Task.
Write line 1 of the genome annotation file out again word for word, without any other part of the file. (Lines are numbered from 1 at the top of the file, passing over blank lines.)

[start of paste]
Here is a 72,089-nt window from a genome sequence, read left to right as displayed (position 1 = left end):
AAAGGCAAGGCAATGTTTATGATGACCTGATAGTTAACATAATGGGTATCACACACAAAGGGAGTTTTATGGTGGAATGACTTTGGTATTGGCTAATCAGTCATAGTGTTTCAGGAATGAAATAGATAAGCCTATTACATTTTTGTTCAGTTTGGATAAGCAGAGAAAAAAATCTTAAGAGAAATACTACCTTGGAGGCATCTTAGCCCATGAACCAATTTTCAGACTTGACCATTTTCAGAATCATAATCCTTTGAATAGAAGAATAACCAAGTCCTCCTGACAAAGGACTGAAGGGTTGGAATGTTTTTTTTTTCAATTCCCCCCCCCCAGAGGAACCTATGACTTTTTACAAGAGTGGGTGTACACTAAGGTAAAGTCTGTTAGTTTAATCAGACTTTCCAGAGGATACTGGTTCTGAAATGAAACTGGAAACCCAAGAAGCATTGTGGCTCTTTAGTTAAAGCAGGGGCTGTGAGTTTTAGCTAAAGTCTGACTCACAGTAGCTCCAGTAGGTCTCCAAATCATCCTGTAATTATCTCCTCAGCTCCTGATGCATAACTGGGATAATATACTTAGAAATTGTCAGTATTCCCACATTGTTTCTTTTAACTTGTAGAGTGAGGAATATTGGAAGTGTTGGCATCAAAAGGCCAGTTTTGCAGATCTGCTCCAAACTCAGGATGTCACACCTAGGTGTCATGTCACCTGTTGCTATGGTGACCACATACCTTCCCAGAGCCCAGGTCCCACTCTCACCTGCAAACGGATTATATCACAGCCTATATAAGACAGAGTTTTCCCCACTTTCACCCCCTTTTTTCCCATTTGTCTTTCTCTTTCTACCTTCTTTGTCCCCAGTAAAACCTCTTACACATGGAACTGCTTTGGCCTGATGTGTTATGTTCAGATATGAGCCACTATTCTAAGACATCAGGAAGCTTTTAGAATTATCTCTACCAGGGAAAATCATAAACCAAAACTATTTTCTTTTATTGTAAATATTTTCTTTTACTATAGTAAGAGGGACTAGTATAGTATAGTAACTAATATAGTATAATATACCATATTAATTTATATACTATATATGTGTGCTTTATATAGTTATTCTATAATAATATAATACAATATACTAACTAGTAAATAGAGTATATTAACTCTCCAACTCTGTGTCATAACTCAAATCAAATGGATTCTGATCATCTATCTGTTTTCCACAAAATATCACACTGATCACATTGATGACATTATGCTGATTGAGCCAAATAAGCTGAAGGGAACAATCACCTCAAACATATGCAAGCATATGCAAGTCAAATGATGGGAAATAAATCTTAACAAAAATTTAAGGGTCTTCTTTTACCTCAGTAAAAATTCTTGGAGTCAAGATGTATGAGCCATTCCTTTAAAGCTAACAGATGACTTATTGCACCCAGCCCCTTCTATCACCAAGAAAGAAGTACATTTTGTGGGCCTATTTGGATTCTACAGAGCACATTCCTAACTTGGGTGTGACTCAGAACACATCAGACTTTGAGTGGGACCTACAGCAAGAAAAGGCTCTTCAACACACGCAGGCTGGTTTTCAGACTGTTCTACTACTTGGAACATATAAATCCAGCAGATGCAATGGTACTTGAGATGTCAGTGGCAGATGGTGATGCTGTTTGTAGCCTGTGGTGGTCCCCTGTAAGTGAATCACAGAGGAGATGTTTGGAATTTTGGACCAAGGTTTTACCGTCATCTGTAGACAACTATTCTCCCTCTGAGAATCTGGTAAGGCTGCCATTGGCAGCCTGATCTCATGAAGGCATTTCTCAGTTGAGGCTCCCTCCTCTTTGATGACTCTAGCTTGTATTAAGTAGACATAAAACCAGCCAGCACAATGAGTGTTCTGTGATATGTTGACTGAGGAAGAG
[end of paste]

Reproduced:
Here is a 72,089-nt window from a genome sequence, read left to right as displayed (position 1 = left end):